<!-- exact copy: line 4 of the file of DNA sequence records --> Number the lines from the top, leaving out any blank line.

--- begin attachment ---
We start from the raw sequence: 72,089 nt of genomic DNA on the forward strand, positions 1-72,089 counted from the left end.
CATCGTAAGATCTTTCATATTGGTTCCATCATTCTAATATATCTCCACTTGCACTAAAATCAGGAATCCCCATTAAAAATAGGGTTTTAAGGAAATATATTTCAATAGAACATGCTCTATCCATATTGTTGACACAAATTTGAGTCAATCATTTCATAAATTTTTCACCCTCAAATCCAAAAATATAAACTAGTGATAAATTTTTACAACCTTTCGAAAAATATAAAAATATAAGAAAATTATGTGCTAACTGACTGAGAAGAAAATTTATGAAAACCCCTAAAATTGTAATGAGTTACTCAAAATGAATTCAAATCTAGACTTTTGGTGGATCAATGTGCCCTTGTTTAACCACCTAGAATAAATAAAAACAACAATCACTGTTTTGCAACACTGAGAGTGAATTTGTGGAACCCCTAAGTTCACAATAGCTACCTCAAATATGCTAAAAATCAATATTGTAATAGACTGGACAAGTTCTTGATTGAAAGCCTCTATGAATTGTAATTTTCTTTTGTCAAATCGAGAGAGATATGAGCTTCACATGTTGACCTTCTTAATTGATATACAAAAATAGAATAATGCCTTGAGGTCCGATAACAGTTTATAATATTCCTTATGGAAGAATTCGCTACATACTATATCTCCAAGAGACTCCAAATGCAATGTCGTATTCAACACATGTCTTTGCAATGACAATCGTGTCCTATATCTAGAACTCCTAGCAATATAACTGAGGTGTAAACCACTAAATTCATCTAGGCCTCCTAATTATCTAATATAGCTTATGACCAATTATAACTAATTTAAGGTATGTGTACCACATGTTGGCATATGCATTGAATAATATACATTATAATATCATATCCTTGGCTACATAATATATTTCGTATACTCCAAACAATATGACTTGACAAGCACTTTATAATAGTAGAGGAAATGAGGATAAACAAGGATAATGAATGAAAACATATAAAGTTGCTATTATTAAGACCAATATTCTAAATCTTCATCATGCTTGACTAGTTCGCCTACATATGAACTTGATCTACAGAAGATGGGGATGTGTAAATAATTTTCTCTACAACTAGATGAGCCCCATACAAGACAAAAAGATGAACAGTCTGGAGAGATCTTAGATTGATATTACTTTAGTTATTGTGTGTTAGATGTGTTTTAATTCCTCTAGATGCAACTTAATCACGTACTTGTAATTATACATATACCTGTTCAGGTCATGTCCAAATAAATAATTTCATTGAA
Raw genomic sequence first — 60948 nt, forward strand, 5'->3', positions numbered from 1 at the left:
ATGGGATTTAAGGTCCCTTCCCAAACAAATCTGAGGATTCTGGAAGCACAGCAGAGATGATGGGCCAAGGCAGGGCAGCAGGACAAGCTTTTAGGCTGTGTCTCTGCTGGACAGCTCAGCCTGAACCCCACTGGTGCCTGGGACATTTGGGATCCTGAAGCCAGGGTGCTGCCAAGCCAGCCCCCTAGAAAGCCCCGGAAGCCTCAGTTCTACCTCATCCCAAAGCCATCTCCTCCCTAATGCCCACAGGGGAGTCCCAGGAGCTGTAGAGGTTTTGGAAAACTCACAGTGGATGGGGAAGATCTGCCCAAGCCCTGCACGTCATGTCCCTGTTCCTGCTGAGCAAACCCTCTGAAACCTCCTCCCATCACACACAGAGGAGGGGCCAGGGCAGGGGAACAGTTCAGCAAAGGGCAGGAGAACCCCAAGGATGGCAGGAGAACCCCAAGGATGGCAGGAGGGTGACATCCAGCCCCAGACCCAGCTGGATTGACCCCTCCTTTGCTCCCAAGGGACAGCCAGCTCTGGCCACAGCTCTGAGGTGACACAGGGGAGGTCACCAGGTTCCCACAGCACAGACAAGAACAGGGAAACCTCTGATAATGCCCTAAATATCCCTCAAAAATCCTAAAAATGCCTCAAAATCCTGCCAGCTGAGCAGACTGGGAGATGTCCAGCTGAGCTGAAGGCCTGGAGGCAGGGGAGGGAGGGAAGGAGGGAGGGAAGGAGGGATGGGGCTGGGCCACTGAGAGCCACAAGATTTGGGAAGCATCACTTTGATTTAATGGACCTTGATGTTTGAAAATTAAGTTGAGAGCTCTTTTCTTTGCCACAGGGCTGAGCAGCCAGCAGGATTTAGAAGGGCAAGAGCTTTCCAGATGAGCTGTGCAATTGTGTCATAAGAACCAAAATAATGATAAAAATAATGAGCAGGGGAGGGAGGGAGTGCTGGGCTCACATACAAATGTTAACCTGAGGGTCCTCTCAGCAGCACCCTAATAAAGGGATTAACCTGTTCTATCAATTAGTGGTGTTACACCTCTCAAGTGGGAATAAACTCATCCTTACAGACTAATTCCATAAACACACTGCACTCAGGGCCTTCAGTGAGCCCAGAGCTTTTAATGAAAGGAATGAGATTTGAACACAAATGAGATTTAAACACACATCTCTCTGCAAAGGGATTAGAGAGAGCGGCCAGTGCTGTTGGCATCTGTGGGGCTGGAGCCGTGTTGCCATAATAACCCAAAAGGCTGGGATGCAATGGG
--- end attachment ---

ATGGGATTTAAGGTCCCTTCCCAAACAAATCTGAGGATTCTGGAAGCACAGCAGAGATGATGGGCCAAGGCAGGGCAGCAGGACAAGCTTTTAGGCTGTGTCTCTGCTGGACAGCTCAGCCTGAACCCCACTGGTGCCTGGGACATTTGGGATCCTGAAGCCAGGGTGCTGCCAAGCCAGCCCCCTAGAAAGCCCCGGAAGCCTCAGTTCTACCTCATCCCAAAGCCATCTCCTCCCTAATGCCCACAGGGGAGTCCCAGGAGCTGTAGAGGTTTTGGAAAACTCACAGTGGATGGGGAAGATCTGCCCAAGCCCTGCACGTCATGTCCCTGTTCCTGCTGAGCAAACCCTCTGAAACCTCCTCCCATCACACACAGAGGAGGGGCCAGGGCAGGGGAACAGTTCAGCAAAGGGCAGGAGAACCCCAAGGATGGCAGGAGAACCCCAAGGATGGCAGGAGGGTGACATCCAGCCCCAGACCCAGCTGGATTGACCCCTCCTTTGCTCCCAAGGGACAGCCAGCTCTGGCCACAGCTCTGAGGTGACACAGGGGAGGTCACCAGGTTCCCACAGCACAGACAAGAACAGGGAAACCTCTGATAATGCCCTAAATATCCCTCAAAAATCCTAAAAATGCCTCAAAATCCTGCCAGCTGAGCAGACTGGGAGATGTCCAGCTGAGCTGAAGGCCTGGAGGCAGGGGAGGGAGGGAAGGAGGGAGGGAAGGAGGGATGGGGCTGGGCCACTGAGAGCCACAAGATTTGGGAAGCATCACTTTGATTTAATGGACCTTGATGTTTGAAAATTAAGTTGAGAGCTCTTTTCTTTGCCACAGGGCTGAGCAGCCAGCAGGATTTAGAAGGGCAAGAGCTTTCCAGATGAGCTGTGCAATTGTGTCATAAGAACCAAAATAATGATAAAAATAATGAGCAGGGGAGGGAGGGAGTGCTGGGCTCACATACAAATGTTAACCTGAGGGTCCTCTCAGCAGCACCCTAATAAAGGGATTAACCTGTTCTATCAATTAGTGGTGTTACACCTCTCAAGTGGGAATAAACTCATCCTTACAGACTAATTCCATAAACACACTGCACTCAGGGCCTTCAGTGAGCCCAGAGCTTTTAATGAAAGGAATGAGATTTGAACACAAATGAGATTTAAACACACATCTCTCTGCAAAGGGATTAGAGAGAGCGGCCAGTGCTGTTGGCATCTGTGGGGCTGGAGCCGTGTTGCCATAATAACCCAAAAGGCTGGGATGCAATGGG